This is where the need to make your workloads universal comes in handy. What does ‘universal’ mean in this context? It is about realising the core capability (main business function) by way of using certain peripheral native services (storage, integration, and data services) to complement the core functionality. When you take this approach, the core remains independent of a cloud platform and it can only be called complete by leveraging peripheral services. So when you move from one cloud platform to another, you take the core, which is at the heart of your solution, and wire it up with required peripheral (managed) services. This is true heterogeneity in the context of public cloud. In hindsight, it is also important to establish basic know-how of at least two cloud platforms to realise this model.
At times, it is fashionable to say that we have built it all in-house instead of using any readily available solutions. While it is important to demonstrate technical prowess leading to intellectual property creation, you have to balance it to address ‘time to market’ (TTM). TTM is very important for tech startups in view of competition and this is where ‘Managed Services’ or ‘PaaS’ comes in handy. Why waste time when someone has already done it the hard way? You are better off using it and moving on with stuff which is far more important to your business than going the route of reinventing the wheel.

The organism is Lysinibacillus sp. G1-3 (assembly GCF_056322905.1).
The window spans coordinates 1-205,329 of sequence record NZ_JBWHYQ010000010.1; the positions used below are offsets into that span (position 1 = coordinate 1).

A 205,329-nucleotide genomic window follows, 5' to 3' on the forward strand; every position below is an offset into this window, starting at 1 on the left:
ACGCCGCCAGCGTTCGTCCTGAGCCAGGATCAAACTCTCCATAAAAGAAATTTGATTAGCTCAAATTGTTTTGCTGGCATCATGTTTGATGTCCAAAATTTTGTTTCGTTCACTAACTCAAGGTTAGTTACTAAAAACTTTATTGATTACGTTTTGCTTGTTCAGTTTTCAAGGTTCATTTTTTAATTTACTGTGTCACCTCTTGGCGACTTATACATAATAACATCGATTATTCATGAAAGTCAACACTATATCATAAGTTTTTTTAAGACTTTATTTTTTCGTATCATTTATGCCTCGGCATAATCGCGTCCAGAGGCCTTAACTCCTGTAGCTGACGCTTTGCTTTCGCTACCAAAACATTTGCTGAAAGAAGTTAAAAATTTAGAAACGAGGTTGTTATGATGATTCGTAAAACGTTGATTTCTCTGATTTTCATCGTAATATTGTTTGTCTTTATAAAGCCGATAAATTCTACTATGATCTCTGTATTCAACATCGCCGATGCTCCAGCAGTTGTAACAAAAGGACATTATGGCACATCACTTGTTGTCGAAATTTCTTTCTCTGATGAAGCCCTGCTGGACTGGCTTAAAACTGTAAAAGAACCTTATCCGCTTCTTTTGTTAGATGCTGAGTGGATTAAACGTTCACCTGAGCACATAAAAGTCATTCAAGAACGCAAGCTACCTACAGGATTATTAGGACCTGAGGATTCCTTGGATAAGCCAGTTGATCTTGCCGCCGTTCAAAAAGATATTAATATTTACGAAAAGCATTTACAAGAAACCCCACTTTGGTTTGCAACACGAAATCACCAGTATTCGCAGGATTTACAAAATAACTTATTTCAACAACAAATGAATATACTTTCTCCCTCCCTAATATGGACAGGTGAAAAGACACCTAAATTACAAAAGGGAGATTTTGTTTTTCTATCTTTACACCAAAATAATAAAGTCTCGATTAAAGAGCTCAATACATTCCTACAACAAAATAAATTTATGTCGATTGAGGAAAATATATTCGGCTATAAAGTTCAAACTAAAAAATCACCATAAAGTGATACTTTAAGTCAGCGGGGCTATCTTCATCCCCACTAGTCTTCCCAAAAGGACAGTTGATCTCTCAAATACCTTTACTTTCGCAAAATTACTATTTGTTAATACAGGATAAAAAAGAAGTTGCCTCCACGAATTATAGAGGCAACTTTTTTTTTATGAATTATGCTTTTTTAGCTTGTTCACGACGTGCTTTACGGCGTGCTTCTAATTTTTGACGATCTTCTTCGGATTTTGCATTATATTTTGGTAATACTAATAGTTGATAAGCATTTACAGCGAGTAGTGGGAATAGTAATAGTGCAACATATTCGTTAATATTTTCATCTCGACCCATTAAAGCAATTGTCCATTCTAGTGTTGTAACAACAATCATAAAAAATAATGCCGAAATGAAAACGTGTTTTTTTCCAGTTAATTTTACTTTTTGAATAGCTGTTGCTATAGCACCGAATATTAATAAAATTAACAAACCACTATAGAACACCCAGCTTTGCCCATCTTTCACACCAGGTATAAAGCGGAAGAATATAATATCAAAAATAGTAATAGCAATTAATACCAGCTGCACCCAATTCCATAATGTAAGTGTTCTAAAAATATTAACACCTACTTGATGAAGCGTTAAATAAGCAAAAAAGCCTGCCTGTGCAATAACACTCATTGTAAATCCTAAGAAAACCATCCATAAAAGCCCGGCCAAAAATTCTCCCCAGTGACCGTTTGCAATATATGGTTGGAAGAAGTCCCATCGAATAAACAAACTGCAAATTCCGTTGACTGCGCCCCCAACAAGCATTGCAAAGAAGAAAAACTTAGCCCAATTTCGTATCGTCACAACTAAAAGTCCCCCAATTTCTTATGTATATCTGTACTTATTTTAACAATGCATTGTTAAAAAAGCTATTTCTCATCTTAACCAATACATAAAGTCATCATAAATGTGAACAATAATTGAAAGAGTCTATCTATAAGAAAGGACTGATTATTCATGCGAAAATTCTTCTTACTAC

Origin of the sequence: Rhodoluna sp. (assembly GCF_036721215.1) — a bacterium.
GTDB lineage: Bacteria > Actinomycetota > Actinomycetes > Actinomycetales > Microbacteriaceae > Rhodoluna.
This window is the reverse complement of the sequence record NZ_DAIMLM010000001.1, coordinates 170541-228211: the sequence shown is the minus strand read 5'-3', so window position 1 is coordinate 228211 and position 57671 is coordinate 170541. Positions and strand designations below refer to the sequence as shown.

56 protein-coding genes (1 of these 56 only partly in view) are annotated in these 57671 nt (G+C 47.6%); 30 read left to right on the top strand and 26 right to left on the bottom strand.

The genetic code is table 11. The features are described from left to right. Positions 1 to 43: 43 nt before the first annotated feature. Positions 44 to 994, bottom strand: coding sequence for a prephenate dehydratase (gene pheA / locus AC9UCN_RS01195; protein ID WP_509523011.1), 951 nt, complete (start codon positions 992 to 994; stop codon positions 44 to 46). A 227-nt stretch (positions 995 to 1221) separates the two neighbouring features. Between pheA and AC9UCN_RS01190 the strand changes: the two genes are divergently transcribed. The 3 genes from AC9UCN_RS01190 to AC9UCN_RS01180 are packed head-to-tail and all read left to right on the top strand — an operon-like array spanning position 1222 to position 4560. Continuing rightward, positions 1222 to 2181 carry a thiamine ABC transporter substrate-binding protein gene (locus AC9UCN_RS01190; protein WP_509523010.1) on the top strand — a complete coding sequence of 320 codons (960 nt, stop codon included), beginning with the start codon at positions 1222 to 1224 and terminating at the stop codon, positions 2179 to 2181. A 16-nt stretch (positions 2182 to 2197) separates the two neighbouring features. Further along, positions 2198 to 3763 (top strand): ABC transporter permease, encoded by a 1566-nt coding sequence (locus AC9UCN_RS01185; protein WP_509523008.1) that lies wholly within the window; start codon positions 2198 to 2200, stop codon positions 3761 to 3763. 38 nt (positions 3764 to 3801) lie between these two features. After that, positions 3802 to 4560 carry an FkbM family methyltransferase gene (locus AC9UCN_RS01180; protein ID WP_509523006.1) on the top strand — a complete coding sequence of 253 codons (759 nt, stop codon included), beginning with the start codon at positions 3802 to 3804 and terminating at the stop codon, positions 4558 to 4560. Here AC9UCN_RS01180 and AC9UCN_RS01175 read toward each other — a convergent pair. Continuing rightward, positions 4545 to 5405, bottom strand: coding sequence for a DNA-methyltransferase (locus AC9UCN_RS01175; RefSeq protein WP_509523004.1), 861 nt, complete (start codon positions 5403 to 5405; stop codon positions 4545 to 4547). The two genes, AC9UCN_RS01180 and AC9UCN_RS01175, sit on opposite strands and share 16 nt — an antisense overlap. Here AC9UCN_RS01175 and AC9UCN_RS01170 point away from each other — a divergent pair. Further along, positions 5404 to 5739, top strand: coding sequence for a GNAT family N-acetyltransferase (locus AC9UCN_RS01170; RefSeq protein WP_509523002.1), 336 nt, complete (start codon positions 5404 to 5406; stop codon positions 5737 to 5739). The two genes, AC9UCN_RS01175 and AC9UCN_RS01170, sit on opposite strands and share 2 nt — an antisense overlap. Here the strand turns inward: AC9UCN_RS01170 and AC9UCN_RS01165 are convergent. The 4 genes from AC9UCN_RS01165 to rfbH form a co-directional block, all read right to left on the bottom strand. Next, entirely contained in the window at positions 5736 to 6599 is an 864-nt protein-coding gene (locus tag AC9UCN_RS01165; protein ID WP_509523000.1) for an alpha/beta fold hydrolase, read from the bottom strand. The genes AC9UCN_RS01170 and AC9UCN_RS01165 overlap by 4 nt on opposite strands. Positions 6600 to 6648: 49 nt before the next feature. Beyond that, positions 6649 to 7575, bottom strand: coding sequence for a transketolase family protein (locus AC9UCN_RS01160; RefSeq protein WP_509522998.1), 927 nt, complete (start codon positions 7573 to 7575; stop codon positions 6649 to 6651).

Don’t get bogged down and stay on the trail of demonstrating technical prowess, but demonstrate agility by using proven frameworks and softwares that are out there. PaaS offering lays out services which can be readily consumed. Hence, if you are grappling with multiple ideas, you are better off realising them sooner in your efforts to test the waters.
This is the most talked about but less adopted stream in the startup world. A sense of urgency is at the centre of any startup and an essential ingredient for them to compete. Down the line, you may realise the aspect of disciplined approach to execution, and the lack of it in your effort to release something quickly. As your business grows, you will realise that TTM is increasing and you lack agility in the process followed. This is where the need for DevOps is felt and an essential ingredient in the overall SDLC. The sooner startups bring in this culture, the better would be their road ahead when it comes to scaling their systems and being responsive to business demands.